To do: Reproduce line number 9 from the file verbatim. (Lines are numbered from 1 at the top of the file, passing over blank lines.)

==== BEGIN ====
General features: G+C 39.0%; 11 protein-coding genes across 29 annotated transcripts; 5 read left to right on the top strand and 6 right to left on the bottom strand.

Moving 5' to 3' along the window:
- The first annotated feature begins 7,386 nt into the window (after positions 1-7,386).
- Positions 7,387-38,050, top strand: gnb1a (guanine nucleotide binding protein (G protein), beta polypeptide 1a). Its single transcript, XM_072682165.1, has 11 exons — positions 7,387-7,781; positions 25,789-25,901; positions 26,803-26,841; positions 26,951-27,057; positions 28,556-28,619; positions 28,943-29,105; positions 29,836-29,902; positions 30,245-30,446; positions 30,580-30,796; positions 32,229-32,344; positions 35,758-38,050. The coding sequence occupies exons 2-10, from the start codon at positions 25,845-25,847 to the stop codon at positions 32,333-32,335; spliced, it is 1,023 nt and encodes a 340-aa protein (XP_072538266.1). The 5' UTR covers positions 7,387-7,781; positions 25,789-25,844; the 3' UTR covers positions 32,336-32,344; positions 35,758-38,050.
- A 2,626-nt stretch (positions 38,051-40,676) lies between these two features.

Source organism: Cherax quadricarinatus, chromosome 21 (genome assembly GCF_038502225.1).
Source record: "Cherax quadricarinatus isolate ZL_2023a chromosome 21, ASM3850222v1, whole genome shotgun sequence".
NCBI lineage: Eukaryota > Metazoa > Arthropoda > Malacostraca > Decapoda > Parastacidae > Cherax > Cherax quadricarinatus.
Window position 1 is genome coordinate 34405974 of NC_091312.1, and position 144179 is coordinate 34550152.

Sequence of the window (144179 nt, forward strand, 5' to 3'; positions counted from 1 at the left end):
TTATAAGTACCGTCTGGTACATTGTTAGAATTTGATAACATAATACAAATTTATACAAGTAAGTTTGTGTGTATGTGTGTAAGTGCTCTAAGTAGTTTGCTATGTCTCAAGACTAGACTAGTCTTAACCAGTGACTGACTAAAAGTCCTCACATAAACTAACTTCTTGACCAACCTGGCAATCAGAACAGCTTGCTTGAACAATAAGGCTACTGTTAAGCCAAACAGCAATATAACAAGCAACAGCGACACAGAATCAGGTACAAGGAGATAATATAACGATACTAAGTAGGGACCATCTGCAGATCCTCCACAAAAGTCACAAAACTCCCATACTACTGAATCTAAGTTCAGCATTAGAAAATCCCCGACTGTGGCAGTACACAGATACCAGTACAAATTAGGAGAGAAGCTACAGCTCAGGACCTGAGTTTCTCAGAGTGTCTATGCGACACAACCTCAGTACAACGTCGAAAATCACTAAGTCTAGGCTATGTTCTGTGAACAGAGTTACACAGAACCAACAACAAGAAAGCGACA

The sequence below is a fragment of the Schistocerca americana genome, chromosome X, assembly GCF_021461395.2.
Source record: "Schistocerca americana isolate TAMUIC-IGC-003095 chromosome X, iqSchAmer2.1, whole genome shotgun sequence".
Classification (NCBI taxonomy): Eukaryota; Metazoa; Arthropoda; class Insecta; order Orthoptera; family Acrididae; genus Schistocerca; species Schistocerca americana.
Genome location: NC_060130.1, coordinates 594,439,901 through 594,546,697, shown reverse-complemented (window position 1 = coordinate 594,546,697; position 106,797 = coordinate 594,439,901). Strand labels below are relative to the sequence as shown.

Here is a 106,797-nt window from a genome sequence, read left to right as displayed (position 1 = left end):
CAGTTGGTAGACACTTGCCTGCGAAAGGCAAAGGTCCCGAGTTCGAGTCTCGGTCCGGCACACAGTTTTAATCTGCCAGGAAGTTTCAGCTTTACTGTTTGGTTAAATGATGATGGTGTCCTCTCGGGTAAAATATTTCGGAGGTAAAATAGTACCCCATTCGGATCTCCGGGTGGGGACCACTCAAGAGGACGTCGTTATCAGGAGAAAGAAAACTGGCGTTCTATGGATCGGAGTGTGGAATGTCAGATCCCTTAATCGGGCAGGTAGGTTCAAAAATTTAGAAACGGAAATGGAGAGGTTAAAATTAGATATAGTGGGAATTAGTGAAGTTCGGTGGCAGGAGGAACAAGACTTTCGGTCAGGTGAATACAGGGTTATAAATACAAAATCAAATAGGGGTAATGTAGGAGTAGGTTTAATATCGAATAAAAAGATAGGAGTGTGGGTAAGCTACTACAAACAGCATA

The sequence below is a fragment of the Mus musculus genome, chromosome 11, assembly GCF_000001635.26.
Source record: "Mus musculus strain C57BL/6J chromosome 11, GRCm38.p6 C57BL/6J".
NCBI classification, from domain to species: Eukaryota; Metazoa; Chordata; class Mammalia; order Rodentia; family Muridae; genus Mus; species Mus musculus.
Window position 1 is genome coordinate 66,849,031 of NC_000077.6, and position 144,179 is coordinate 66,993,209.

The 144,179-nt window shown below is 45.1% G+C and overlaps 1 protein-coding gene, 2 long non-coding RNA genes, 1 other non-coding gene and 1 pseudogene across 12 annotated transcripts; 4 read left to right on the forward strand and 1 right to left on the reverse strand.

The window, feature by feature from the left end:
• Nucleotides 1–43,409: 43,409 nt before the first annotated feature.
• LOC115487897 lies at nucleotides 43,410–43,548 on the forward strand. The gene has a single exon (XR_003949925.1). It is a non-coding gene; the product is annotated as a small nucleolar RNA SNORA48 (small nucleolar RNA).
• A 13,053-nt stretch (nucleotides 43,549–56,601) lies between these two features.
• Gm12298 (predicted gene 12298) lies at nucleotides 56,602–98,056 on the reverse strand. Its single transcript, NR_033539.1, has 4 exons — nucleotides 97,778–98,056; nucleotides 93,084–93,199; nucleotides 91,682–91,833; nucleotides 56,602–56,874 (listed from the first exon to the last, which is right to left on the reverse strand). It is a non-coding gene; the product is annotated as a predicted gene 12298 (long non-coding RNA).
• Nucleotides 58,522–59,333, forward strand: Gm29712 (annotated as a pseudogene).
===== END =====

Window position 1 is genome coordinate 34405974 of NC_091312.1, and position 144179 is coordinate 34550152.